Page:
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Course Title: Fall Prevention Series – Part 3 – What to do After a Fall

The previous two editions of our ‘Fall Prevention’ series addressed the common environmental, biological, and lifestyle elements that contribute to the risk of falls.   Even with the best prevention strategies, falls can still occur, and it is important for us to know just what to do when a fall happens.

After a fall – If you can get up – how to get to a safe and comfortable position:

  • Do not try to stand up if you are injured and/or feeling dizzy.
  • If anyone is close enough to assist you, call out for their help.
  • Take a moment to catch your breath, get your bearings, and recover if you were feeling light-headed.
  • If no one else is around to assist, and you are able to, gently roll to your side – leading first with your head, then shoulders, torso, and legs.
  • Rest if necessary.
  • Slowly get up on all fours.
  • Once you have your balance, gently crawl to a sturdy piece of furniture such as a sofa or heavy chair.
  • Place your arms on the piece of furniture and grip firmly.
  • While steadying yourself with your arms on the furniture, place your strongest foot flat on the floor, and with the other leg in the bent position, slowly lift yourself onto the chair or sofa.
  • Once you are able to move, and even if you feel fine, get to a phone and call a caregiver or family member. It is important to make sure that someone is with you and you are ultimately checked out by a health practitioner for any injuries you may not be aware of.

After a fall – If you cannot get up – how to get help:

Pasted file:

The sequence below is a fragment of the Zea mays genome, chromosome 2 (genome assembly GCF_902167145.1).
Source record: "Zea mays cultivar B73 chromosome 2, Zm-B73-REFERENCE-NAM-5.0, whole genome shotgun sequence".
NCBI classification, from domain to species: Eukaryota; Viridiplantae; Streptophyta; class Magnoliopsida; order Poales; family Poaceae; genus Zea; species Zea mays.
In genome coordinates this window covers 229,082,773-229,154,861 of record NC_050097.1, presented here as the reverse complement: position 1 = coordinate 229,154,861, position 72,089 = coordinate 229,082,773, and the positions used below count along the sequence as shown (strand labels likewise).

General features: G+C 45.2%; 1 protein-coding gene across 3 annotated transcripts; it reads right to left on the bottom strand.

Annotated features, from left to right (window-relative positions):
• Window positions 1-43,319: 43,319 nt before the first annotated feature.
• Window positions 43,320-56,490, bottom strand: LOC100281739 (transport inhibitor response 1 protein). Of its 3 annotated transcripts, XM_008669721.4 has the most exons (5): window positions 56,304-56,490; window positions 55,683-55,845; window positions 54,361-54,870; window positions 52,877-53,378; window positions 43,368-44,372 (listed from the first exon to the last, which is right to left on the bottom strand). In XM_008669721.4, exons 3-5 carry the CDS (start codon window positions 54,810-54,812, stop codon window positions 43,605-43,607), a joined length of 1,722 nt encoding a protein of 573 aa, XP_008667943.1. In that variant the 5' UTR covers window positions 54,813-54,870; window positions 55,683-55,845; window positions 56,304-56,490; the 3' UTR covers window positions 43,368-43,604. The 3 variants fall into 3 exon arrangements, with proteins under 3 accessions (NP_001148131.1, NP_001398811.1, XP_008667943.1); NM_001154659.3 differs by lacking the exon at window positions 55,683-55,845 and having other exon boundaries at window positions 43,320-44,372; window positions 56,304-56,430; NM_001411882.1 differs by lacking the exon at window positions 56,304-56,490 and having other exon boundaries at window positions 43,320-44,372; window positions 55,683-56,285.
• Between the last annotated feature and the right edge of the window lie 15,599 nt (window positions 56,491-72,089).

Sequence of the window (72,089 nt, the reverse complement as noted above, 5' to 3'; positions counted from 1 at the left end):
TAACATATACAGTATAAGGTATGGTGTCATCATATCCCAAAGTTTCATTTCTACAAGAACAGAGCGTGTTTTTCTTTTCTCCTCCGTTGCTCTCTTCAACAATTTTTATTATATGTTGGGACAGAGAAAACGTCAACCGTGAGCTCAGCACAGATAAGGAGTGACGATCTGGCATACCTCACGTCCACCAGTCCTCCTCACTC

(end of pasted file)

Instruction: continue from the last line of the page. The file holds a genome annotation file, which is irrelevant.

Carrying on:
• Take a moment to catch your breath and re-establish your bearings.
  • A few slow and deep breaths can help to restore your sense of calm.

Remember – your objective is to get help any way you can.

  • If you have an emergency alert button on your person – use it now!
  • If you have a phone nearby, slowly drag yourself to the phone and call 911!
  • If you cannot use an emergency alert button or a phone, call out for assistance as loudly as you can.
  • Make noise to draw attention to yourself – use a cane or mobility aid or any object you can get a hold of to bang on the floor, wall, window or any surface that will make a noise.
  • If you are able to, drag yourself to where you can get a pillow for your head, and a blanket or clothing to drape over yourself to keep warm.
  • Do NOT try to get up on your own if you are injured, dizzy, or too weak. Another fall will just make the situation worse.
  • Continue to make noise and call out for assistance.

After a fall – If you witness a fall – how to help the person get to a comfortable position or secure appropriate medical assistance:

  • If the person is unconscious or appears to be injured – call 911!
  • If the person is conscious, check for injuries while you attempt to reassure them and encourage them to take a few slow breaths and remain as calm as they can.
  • Provide any first-aid you can while you are waiting for the medical assistance.
  • If you believe the person can move, help them shift to their side (see above) and when they are ready, help them get on all fours.
  • Bring a sturdy chair to them and help them grip the chair with their arms.
  • Holding firmly onto their hips, get the person to place their strongest foot flat on the floor, and while they bend their other leg – guide them gently up, continue to hold their hips firmly while you turn them to be able to sit on the chair.
  • Help them catch their breath and ensure they have good balance on the chair.
  • Even if they appear fine, help them arrange for an assessment by a health practitioner.

In summary, practice makes perfect! Eliminate as many environmental and lifestyle risks, and keep active. While in the presence of someone you trust, practice rolling onto your side, crawling, and pulling yourself up in the sitting position. Your muscle memory may just pay off when you need it the most!

Rhonda Latreille, MBA, CPCA
Founder & CEO
Age-Friendly Business

Accidental Falls

According to the World Health Organization, falls are the second leading cause of accidental or unintentional injury deaths worldwide, and persons over 65 years of age suffer the greatest number of fatal falls.

Caregiving

“To care for those who once cared for us is one of the highest honors.”
Tia Walker